Lou Williams was born in southern Maryland in 1829. She and her family were slaves of Abram and Kitty Williams, and Lou served as nursemaid to her master's children from the age of eight until after the Civil War. She then went to Louisiana where she worked as a cook for several years before moving to San Angelo, Texas:
"We allus gits Saturday evenin' off to wash our clothes and sometime we has dances Saturday night...We has corn shuckin's and big suppers and on Christmas day massa buys us de present, most times shoes, 'cause we didn't have any shoes."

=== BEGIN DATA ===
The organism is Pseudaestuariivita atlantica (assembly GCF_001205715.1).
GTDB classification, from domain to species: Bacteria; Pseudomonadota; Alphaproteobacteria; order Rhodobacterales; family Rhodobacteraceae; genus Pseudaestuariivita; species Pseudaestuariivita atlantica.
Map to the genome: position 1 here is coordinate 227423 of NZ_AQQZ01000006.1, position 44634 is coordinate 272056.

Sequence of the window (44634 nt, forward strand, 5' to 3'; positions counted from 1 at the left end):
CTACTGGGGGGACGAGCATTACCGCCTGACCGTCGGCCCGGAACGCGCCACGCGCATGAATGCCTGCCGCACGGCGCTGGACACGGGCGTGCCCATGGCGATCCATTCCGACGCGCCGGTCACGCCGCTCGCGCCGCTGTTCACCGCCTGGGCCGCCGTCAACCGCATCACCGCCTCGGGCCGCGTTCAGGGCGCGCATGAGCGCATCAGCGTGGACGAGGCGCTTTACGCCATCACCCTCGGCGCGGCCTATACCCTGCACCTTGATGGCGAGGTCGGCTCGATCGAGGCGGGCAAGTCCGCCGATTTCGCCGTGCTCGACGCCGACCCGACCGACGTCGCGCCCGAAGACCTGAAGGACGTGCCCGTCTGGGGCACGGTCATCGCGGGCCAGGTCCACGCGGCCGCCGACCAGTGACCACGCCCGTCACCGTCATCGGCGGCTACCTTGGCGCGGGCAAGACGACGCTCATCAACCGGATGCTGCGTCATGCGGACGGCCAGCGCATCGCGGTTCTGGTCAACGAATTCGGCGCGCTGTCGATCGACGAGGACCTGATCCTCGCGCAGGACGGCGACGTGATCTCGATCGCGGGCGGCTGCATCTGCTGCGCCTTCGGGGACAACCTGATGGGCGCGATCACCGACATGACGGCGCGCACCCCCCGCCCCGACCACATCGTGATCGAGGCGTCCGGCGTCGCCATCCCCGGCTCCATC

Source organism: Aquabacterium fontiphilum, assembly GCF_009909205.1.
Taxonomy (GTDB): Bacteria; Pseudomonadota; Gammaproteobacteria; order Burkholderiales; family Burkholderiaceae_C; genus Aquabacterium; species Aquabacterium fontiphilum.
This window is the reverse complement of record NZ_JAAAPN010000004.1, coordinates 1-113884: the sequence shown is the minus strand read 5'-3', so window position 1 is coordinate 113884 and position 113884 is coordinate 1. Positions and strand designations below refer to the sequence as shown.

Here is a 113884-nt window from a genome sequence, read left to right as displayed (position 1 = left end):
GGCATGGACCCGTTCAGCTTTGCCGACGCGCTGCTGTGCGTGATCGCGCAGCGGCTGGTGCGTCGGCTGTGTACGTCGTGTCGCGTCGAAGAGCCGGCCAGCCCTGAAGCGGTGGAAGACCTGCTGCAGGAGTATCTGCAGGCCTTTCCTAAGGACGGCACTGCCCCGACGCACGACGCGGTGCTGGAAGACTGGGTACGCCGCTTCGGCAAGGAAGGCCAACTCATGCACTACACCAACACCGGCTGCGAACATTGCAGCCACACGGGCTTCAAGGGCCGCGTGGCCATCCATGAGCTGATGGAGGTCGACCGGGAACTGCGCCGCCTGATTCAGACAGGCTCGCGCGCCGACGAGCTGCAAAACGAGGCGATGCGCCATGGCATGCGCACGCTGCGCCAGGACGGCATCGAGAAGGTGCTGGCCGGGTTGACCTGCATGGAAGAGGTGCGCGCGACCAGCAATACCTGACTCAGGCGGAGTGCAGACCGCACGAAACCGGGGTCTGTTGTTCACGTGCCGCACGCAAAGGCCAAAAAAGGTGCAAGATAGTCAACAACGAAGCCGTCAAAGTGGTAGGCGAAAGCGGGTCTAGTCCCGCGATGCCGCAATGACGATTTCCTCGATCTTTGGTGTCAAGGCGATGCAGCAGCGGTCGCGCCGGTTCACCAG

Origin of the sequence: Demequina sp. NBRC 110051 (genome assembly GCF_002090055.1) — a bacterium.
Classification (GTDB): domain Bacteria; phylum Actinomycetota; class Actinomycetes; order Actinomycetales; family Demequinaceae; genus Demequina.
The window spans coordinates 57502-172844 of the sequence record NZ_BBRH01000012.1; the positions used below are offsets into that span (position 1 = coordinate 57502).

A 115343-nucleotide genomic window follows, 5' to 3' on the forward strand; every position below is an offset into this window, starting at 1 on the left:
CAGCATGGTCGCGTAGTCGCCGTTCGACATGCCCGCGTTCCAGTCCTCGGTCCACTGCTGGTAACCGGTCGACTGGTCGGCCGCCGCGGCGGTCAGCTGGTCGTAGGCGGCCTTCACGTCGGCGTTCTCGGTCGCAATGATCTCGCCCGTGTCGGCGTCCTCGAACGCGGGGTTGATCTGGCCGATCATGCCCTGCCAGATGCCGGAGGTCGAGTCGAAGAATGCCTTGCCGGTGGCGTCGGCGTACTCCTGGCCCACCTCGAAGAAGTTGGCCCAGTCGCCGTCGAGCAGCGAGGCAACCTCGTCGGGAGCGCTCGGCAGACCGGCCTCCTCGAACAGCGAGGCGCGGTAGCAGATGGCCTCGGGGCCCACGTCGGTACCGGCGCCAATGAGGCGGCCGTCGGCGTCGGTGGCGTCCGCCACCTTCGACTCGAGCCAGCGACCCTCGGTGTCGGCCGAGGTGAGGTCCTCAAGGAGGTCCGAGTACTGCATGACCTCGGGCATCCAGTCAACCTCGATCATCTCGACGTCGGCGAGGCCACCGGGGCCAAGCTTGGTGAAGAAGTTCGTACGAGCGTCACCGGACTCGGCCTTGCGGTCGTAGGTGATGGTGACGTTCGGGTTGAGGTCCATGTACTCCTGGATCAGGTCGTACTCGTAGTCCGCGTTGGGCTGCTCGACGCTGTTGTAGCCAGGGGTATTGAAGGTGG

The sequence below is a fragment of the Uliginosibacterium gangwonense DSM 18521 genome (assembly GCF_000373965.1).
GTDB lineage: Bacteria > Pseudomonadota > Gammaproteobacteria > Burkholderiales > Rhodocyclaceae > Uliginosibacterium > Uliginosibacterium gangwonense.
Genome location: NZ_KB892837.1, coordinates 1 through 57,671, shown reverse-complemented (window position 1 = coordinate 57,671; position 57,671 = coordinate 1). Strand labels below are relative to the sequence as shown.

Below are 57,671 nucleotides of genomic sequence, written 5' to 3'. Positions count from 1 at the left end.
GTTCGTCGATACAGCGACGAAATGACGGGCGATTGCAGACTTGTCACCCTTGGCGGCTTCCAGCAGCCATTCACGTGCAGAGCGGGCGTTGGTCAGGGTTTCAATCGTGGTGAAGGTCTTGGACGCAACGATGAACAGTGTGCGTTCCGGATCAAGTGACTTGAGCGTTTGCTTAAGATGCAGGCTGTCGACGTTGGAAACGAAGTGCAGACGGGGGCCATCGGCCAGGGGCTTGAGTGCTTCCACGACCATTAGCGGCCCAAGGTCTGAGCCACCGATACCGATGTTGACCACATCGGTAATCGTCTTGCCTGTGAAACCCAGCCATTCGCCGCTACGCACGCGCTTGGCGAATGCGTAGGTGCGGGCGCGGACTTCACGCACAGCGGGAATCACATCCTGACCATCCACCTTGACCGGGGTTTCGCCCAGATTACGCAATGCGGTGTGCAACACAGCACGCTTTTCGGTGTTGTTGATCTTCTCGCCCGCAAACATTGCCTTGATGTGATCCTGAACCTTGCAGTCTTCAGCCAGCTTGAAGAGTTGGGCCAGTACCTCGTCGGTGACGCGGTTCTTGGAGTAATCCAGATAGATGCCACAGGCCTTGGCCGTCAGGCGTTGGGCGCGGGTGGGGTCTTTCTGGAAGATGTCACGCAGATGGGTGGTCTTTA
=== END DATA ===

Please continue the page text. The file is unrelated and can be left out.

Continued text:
Photos & quotes from The Slave Narratives, a collection of over 20,000 pages of typewritten interviews with more than 3,500 former slaves, collected between 1929-39. Those interviewed ranged in age from 1 to 50 at the time of emancipation in 1865; more than 2/3 were over 80 when they were interviewed. The obvious problem is the language as reported by the interviewers. The Library of Congress explains on their website, "The narratives usually involve some attempt by the interviewers to reproduce in writing the spoken language of those interviewed."